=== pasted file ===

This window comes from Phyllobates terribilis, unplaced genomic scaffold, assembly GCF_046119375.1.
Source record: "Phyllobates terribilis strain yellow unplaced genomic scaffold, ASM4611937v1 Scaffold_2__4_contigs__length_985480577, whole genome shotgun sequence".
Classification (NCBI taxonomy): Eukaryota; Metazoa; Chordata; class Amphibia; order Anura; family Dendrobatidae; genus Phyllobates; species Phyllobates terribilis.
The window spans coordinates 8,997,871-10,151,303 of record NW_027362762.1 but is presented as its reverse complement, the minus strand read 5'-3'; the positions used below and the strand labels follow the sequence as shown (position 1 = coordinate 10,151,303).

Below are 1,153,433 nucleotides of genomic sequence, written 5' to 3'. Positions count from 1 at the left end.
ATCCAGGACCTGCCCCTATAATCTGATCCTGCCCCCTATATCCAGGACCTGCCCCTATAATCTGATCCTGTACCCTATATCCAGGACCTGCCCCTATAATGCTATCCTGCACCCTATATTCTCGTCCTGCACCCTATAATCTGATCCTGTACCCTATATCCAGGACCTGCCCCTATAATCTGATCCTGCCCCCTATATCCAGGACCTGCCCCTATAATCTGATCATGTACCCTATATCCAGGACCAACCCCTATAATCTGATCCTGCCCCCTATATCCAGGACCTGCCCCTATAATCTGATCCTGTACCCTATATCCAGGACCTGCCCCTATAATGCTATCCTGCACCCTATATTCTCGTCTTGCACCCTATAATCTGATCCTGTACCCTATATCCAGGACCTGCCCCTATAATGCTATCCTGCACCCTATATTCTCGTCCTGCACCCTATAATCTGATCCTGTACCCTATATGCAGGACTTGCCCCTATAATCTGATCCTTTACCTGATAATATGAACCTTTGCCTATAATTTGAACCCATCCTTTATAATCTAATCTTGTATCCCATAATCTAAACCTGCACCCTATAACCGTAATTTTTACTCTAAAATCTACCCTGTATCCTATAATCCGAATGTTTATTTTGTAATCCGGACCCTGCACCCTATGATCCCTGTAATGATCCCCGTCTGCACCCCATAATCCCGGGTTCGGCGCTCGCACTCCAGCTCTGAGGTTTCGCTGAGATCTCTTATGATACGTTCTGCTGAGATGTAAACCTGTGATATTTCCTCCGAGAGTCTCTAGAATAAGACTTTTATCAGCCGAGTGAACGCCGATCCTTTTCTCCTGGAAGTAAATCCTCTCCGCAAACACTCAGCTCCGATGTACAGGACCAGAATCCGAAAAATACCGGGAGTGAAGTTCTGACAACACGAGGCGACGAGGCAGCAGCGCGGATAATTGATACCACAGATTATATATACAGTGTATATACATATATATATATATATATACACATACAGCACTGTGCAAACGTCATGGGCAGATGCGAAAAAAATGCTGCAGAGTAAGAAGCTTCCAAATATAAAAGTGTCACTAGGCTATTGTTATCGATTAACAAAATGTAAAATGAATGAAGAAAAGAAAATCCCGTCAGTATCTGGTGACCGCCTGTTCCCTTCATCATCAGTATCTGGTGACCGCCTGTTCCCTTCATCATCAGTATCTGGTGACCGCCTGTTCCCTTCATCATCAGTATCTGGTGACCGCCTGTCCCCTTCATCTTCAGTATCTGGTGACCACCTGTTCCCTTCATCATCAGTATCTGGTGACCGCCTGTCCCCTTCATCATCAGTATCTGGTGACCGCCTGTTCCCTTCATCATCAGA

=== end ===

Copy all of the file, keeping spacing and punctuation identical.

This window comes from Phyllobates terribilis, unplaced genomic scaffold, assembly GCF_046119375.1.
Source record: "Phyllobates terribilis strain yellow unplaced genomic scaffold, ASM4611937v1 Scaffold_2__4_contigs__length_985480577, whole genome shotgun sequence".
Classification (NCBI taxonomy): Eukaryota; Metazoa; Chordata; class Amphibia; order Anura; family Dendrobatidae; genus Phyllobates; species Phyllobates terribilis.
The window spans coordinates 8,997,871-10,151,303 of record NW_027362762.1 but is presented as its reverse complement, the minus strand read 5'-3'; the positions used below and the strand labels follow the sequence as shown (position 1 = coordinate 10,151,303).

Below are 1,153,433 nucleotides of genomic sequence, written 5' to 3'. Positions count from 1 at the left end.
ATCCAGGACCTGCCCCTATAATCTGATCCTGCCCCCTATATCCAGGACCTGCCCCTATAATCTGATCCTGTACCCTATATCCAGGACCTGCCCCTATAATGCTATCCTGCACCCTATATTCTCGTCCTGCACCCTATAATCTGATCCTGTACCCTATATCCAGGACCTGCCCCTATAATCTGATCCTGCCCCCTATATCCAGGACCTGCCCCTATAATCTGATCATGTACCCTATATCCAGGACCAACCCCTATAATCTGATCCTGCCCCCTATATCCAGGACCTGCCCCTATAATCTGATCCTGTACCCTATATCCAGGACCTGCCCCTATAATGCTATCCTGCACCCTATATTCTCGTCTTGCACCCTATAATCTGATCCTGTACCCTATATCCAGGACCTGCCCCTATAATGCTATCCTGCACCCTATATTCTCGTCCTGCACCCTATAATCTGATCCTGTACCCTATATGCAGGACTTGCCCCTATAATCTGATCCTTTACCTGATAATATGAACCTTTGCCTATAATTTGAACCCATCCTTTATAATCTAATCTTGTATCCCATAATCTAAACCTGCACCCTATAACCGTAATTTTTACTCTAAAATCTACCCTGTATCCTATAATCCGAATGTTTATTTTGTAATCCGGACCCTGCACCCTATGATCCCTGTAATGATCCCCGTCTGCACCCCATAATCCCGGGTTCGGCGCTCGCACTCCAGCTCTGAGGTTTCGCTGAGATCTCTTATGATACGTTCTGCTGAGATGTAAACCTGTGATATTTCCTCCGAGAGTCTCTAGAATAAGACTTTTATCAGCCGAGTGAACGCCGATCCTTTTCTCCTGGAAGTAAATCCTCTCCGCAAACACTCAGCTCCGATGTACAGGACCAGAATCCGAAAAATACCGGGAGTGAAGTTCTGACAACACGAGGCGACGAGGCAGCAGCGCGGATAATTGATACCACAGATTATATATACAGTGTATATACATATATATATATATATATACACATACAGCACTGTGCAAACGTCATGGGCAGATGCGAAAAAAATGCTGCAGAGTAAGAAGCTTCCAAATATAAAAGTGTCACTAGGCTATTGTTATCGATTAACAAAATGTAAAATGAATGAAGAAAAGAAAATCCCGTCAGTATCTGGTGACCGCCTGTTCCCTTCATCATCAGTATCTGGTGACCGCCTGTTCCCTTCATCATCAGTATCTGGTGACCGCCTGTTCCCTTCATCATCAGTATCTGGTGACCGCCTGTCCCCTTCATCTTCAGTATCTGGTGACCACCTGTTCCCTTCATCATCAGTATCTGGTGACCGCCTGTCCCCTTCATCATCAGTATCTGGTGACCGCCTGTTCCCTTCATCATCAGA